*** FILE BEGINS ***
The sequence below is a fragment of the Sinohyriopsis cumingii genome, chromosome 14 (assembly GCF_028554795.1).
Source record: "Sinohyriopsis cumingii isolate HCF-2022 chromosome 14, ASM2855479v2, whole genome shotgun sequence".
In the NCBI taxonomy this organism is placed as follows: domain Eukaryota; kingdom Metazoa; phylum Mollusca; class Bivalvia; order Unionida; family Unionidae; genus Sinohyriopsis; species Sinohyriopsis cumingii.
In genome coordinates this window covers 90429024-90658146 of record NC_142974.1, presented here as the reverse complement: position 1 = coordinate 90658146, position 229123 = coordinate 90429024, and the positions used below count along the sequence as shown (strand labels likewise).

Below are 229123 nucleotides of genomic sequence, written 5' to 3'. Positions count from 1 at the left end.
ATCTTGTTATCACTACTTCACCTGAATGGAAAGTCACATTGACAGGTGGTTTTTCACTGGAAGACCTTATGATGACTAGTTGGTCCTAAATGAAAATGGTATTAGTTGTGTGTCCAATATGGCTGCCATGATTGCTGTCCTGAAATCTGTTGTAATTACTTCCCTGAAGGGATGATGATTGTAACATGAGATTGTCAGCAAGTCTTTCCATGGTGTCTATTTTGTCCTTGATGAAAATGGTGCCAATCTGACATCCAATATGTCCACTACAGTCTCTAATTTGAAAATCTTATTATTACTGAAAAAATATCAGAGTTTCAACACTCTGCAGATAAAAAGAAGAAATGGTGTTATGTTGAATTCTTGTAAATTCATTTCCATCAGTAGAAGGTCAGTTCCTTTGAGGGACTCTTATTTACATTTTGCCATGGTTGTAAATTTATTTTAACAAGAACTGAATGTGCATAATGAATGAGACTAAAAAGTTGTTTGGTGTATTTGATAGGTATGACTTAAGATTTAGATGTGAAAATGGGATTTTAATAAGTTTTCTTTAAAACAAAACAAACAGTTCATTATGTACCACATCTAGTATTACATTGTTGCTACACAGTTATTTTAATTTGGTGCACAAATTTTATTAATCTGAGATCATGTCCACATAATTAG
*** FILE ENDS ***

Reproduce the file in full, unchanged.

The sequence below is a fragment of the Sinohyriopsis cumingii genome, chromosome 14 (assembly GCF_028554795.1).
Source record: "Sinohyriopsis cumingii isolate HCF-2022 chromosome 14, ASM2855479v2, whole genome shotgun sequence".
In the NCBI taxonomy this organism is placed as follows: domain Eukaryota; kingdom Metazoa; phylum Mollusca; class Bivalvia; order Unionida; family Unionidae; genus Sinohyriopsis; species Sinohyriopsis cumingii.
In genome coordinates this window covers 90429024-90658146 of record NC_142974.1, presented here as the reverse complement: position 1 = coordinate 90658146, position 229123 = coordinate 90429024, and the positions used below count along the sequence as shown (strand labels likewise).

Below are 229123 nucleotides of genomic sequence, written 5' to 3'. Positions count from 1 at the left end.
ATCTTGTTATCACTACTTCACCTGAATGGAAAGTCACATTGACAGGTGGTTTTTCACTGGAAGACCTTATGATGACTAGTTGGTCCTAAATGAAAATGGTATTAGTTGTGTGTCCAATATGGCTGCCATGATTGCTGTCCTGAAATCTGTTGTAATTACTTCCCTGAAGGGATGATGATTGTAACATGAGATTGTCAGCAAGTCTTTCCATGGTGTCTATTTTGTCCTTGATGAAAATGGTGCCAATCTGACATCCAATATGTCCACTACAGTCTCTAATTTGAAAATCTTATTATTACTGAAAAAATATCAGAGTTTCAACACTCTGCAGATAAAAAGAAGAAATGGTGTTATGTTGAATTCTTGTAAATTCATTTCCATCAGTAGAAGGTCAGTTCCTTTGAGGGACTCTTATTTACATTTTGCCATGGTTGTAAATTTATTTTAACAAGAACTGAATGTGCATAATGAATGAGACTAAAAAGTTGTTTGGTGTATTTGATAGGTATGACTTAAGATTTAGATGTGAAAATGGGATTTTAATAAGTTTTCTTTAAAACAAAACAAACAGTTCATTATGTACCACATCTAGTATTACATTGTTGCTACACAGTTATTTTAATTTGGTGCACAAATTTTATTAATCTGAGATCATGTCCACATAATTAG